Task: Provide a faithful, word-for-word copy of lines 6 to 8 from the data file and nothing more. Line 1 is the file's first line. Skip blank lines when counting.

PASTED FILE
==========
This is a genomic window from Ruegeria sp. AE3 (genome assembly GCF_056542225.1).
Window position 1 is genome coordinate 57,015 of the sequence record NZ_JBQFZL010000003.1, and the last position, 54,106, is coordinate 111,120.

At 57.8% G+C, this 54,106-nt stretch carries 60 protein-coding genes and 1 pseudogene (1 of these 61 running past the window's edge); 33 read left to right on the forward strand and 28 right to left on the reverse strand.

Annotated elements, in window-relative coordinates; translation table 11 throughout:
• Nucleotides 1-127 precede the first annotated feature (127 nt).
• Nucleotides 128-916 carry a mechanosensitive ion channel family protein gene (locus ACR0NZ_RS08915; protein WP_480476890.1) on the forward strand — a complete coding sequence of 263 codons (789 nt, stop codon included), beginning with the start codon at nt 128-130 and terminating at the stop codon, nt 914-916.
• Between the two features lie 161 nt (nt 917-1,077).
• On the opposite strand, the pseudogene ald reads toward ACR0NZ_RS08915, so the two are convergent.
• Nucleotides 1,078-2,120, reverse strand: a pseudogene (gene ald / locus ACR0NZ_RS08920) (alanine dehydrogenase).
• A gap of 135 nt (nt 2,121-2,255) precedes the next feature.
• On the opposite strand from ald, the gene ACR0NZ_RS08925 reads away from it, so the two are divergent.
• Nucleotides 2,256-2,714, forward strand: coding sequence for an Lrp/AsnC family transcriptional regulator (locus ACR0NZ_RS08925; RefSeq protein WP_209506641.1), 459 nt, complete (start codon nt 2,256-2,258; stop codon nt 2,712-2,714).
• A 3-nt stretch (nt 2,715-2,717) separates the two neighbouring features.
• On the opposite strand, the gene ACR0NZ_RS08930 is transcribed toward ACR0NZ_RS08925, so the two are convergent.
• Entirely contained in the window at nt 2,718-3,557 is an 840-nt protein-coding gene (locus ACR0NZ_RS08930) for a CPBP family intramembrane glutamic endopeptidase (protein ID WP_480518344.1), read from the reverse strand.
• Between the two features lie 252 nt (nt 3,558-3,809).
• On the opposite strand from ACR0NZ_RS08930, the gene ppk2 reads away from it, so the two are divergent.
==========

• Nucleotides 128-916 carry a mechanosensitive ion channel family protein gene (locus ACR0NZ_RS08915; protein WP_480476890.1) on the forward strand — a complete coding sequence of 263 codons (789 nt, stop codon included), beginning with the start codon at nt 128-130 and terminating at the stop codon, nt 914-916.
• Between the two features lie 161 nt (nt 917-1,077).
• On the opposite strand, the pseudogene ald reads toward ACR0NZ_RS08915, so the two are convergent.